Raman spectroscopy of graphene-based materials and its applications in related devices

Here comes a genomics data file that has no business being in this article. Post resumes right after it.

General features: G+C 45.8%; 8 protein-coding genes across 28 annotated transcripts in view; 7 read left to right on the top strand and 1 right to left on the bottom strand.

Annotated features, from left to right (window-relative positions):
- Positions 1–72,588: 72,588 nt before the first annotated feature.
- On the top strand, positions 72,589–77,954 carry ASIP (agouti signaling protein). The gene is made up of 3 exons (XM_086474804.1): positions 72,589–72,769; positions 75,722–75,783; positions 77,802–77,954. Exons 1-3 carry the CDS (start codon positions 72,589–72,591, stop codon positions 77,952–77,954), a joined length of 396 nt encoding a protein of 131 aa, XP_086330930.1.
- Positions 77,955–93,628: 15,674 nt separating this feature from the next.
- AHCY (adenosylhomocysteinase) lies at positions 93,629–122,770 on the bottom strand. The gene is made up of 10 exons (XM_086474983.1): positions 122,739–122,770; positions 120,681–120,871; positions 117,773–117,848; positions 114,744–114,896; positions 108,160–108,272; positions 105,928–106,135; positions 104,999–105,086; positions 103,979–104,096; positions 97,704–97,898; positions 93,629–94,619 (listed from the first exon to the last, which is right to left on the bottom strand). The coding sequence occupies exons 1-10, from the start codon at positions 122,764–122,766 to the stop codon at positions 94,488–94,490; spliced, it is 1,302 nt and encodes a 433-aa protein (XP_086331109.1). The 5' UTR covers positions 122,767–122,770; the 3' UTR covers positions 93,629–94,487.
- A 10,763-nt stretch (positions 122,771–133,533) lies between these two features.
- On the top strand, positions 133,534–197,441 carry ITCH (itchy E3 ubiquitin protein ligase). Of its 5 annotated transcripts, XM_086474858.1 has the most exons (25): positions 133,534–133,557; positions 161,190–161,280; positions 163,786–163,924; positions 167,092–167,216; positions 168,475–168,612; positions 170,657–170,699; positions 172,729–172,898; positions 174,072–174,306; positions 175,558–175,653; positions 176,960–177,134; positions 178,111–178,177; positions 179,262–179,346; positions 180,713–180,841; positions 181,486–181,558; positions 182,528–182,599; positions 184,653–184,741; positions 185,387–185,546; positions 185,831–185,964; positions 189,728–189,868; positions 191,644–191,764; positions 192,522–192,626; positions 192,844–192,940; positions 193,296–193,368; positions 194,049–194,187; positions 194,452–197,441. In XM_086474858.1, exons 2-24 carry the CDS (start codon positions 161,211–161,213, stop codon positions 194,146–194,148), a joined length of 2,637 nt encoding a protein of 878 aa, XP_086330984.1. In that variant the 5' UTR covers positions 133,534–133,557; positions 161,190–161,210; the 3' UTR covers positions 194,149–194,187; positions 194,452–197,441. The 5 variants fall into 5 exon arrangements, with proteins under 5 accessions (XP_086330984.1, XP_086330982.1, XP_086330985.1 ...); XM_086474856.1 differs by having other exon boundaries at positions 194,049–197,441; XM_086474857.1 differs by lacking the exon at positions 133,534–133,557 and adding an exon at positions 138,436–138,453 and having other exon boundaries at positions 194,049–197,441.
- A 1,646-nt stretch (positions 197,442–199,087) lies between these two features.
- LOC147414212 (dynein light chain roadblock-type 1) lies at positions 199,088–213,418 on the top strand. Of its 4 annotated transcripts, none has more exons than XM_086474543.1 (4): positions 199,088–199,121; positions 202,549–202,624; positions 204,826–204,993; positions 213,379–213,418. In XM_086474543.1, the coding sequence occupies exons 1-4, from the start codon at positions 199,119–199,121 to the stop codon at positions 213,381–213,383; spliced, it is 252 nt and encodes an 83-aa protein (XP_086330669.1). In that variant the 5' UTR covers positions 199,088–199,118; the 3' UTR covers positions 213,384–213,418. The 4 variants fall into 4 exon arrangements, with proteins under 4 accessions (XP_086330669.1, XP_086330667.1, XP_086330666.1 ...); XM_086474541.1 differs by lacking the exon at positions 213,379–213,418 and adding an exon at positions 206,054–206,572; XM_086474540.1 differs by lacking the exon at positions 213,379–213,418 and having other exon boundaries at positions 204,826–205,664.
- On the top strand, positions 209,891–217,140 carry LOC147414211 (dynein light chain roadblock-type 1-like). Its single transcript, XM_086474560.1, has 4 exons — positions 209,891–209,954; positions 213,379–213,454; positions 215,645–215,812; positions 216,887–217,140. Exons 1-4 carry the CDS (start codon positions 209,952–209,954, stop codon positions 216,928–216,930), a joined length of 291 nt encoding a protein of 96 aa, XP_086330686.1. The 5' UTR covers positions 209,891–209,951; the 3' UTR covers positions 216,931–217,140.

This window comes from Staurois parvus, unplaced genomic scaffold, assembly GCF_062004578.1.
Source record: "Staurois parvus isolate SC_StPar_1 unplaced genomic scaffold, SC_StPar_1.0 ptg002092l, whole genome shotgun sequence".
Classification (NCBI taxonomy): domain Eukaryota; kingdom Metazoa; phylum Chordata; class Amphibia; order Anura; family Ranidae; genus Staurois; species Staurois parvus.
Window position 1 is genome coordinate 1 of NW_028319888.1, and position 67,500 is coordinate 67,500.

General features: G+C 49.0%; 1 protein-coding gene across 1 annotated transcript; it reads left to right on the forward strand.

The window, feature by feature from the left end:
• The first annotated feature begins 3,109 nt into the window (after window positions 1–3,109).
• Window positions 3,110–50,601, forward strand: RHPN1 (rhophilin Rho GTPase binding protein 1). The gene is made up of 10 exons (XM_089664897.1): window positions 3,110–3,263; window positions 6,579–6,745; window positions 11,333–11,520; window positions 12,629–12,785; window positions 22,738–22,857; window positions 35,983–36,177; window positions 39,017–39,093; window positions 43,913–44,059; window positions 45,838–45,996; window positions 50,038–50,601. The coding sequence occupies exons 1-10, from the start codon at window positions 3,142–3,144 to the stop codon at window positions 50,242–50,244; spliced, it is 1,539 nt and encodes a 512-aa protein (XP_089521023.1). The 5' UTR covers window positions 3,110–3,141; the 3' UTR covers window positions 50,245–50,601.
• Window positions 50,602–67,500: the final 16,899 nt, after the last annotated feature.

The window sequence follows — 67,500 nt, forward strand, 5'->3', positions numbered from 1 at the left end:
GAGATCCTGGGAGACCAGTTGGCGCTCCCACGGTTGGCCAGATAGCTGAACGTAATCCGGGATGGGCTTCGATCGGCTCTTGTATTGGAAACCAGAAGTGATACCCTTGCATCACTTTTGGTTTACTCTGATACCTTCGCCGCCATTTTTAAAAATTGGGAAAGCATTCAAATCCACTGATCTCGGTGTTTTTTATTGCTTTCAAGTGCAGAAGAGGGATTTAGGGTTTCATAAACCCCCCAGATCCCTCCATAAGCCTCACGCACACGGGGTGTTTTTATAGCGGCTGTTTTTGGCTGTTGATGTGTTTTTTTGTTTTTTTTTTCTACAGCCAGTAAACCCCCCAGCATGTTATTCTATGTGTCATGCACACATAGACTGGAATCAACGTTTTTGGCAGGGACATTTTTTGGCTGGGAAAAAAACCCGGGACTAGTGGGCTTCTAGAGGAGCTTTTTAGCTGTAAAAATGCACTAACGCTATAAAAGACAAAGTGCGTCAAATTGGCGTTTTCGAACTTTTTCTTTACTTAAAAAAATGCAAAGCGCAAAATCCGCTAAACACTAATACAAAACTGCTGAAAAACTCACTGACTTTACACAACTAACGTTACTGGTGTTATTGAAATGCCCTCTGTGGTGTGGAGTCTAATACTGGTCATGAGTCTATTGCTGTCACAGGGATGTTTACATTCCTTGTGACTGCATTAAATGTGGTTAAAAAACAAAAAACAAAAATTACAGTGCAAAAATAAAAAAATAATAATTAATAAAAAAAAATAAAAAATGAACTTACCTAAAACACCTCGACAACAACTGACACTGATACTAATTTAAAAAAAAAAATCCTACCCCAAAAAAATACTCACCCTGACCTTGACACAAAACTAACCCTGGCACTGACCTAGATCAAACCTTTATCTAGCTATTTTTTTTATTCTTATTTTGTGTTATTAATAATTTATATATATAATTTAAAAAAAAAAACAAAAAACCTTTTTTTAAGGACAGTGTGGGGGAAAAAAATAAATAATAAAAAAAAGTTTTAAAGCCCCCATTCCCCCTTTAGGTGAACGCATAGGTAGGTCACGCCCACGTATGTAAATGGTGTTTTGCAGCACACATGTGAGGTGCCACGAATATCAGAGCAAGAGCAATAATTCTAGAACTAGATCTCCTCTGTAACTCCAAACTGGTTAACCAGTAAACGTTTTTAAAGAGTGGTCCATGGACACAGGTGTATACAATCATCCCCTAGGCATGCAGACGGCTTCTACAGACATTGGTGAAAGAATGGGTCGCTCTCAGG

Graphene-based materials exhibit remarkable electronic, optical, and mechanical properties, which has resulted in both high scientific interest and huge potential for a variety of applications. Furthermore, the family of graphene-based materials is growing because of developments in preparation methods. Raman spectroscopy is a versatile tool to identify and characterize the chemical and physical properties of these materials, both at the laboratory and mass-production scale. This technique is so important that most of the papers published concerning these materials contain at least one Raman spectrum. Thus, here, we systematically review the developments in Raman spectroscopy of graphene-based materials from both fundamental research and practical (i.e., device applications) perspectives. We describe the essential Raman scattering processes of the entire first- and second-order modes in intrinsic graphene. Furthermore, the shear, layer-breathing, G and 2D modes of multilayer graphene with different stacking orders are discussed. Techniques to determine the number of graphene layers, to probe resonance Raman spectra of monolayer and multilayer graphenes and to obtain Raman images of graphene-based materials are also presented. The extensive capabilities of Raman spectroscopy for the investigation of the fundamental properties of graphene under external perturbations are described, which have also been extended to other graphene-based materials, such as graphene quantum dots, carbon dots, graphene oxide, nanoribbons, chemical vapor deposition-grown and SiC epitaxially grown graphene flakes, composites, and graphene-based van der Waals heterostructures. These fundamental properties have been used to probe the states, effects, and mechanisms of graphene materials present in the related heterostructures and devices. We hope that this review will be beneficial in all the aspects of graphene investigations, from basic research to material synthesis and device applications.